After only six months since the President took office, the Trump Administration has had a large impact on redefining the “joint employer” relationship that was slowly expanded during the Obama Administration.
The end result is a potentially sweeping change over an area previously riddled with liability for business owners, franchise operators, and other so-called horizontal and vertical “joint employers.”
On June 6, 2017, U.S. Secretary of Labor Alexander Acosta announced the withdrawal of the Department of Labor’s 2015 and 2016 Wage & Hour Administrator Interpretations, which contained informal guidance relating to joint employment and independent contractors. A Labor Department press release on Secretary Acosta’s move notes that “removal of the administrator interpretations does not change the legal responsibilities of employers under the Fair Labor Standards Act (FLSA) and the Migrant and Seasonal Agricultural Worker Protection Act (MSPA).” It goes on to state that the “department will continue to fully and fairly enforce all laws within its jurisdiction including the… [FLSA] and the… [MSPA].” Though the responsibilities of employers may not change with the withdrawals, the definition of who is an employer under those acts could. How the Labor Department views employers and employment relationships also impacts liability assessments under other statutory schemes, including Michigan’s Elliott-Larsen Civil Rights Act.
Before 2015, the Labor Department held the position that the “joint employer doctrine” applied only in cases where a business had “direct control” over another entity’s workplace. However, in 2015 and 2016, the Labor Department’s Wage & Hour Division issued Administrator’s Interpretations No. 2015-1 and 2016-1 regarding the joint employer doctrine and the classification of employees as independent contractors. Collectively, these interpretations established new standards for determining joint employment relationships under the FLSA and the MSPA, resulting in broad definitions of employers and the employment relationship.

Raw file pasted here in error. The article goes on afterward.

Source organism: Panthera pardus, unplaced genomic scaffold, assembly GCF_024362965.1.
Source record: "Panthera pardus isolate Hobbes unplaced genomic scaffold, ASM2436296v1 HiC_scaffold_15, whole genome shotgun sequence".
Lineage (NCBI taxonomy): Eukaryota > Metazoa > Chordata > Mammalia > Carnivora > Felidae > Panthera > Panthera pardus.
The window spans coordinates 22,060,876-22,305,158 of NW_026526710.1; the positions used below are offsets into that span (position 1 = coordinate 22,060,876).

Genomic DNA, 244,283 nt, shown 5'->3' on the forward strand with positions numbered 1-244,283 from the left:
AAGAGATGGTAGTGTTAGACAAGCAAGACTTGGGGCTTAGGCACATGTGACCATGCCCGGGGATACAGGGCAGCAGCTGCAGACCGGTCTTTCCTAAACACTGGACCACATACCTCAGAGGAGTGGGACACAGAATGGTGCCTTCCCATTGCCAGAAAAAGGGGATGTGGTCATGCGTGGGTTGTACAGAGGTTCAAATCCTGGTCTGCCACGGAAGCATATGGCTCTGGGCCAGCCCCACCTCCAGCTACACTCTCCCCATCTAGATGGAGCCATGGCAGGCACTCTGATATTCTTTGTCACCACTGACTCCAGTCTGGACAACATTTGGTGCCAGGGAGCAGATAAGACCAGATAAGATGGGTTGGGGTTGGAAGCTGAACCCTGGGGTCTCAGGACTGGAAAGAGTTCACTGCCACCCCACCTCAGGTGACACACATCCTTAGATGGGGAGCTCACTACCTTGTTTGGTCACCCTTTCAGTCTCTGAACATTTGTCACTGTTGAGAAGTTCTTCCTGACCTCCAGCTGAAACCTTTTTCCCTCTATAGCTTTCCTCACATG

Specifically, the 2016 Interpretation stated that the “concept of joint employment, like employment generally, should be defined expansively under the FLSA and the MSPA.” The Labor Department also advised that joint employment could be more indirect, consisting of “horizontal” or “vertical” relationships. Horizontal employment occurs when an employee is employed by “two (or more) technically separate but related or overlapping employers” (as is common in franchise relationships), whereas “vertical joint employment situations” occur when the employee of the intermediary employer was also employed by another employer (such as in subcontractor or staffing agency situations). This was a drastic departure from the Labor Department’s prior position.
The practical effect of the 2015 and 2016 Interpretations was to create joint employment relationships where they did not necessarily exist before, and between businesses and employees who were not directly overseen by the business such as in the restaurant, hotel, franchise, and contracting industries. This resulted in additional liability under certain laws. For example, under the 2016 Interpretation, a national franchisor could be liable under the FLSA for the failure of a franchisee to pay its employees (employees that the franchisor did not interview, hire, supervise, or pay) for off-the-clock work such as waiting time or shop time.
Overall, Secretary Acosta’s decision to remove the 2015 and 2016 Interpretations signals a positive change in the Labor Department’s perspective concerning employers. Presumably, the withdrawal of the prior Interpretations indicates that the government intends to revert to a narrower understanding of the employment relationship – a move in the right direction for businesses and franchisors. The final outcome for now, however, remains uncertain.
For more information about how the withdrawal of these Interpretations may impact your business or for general labor and employment advice, please contact Zausmer.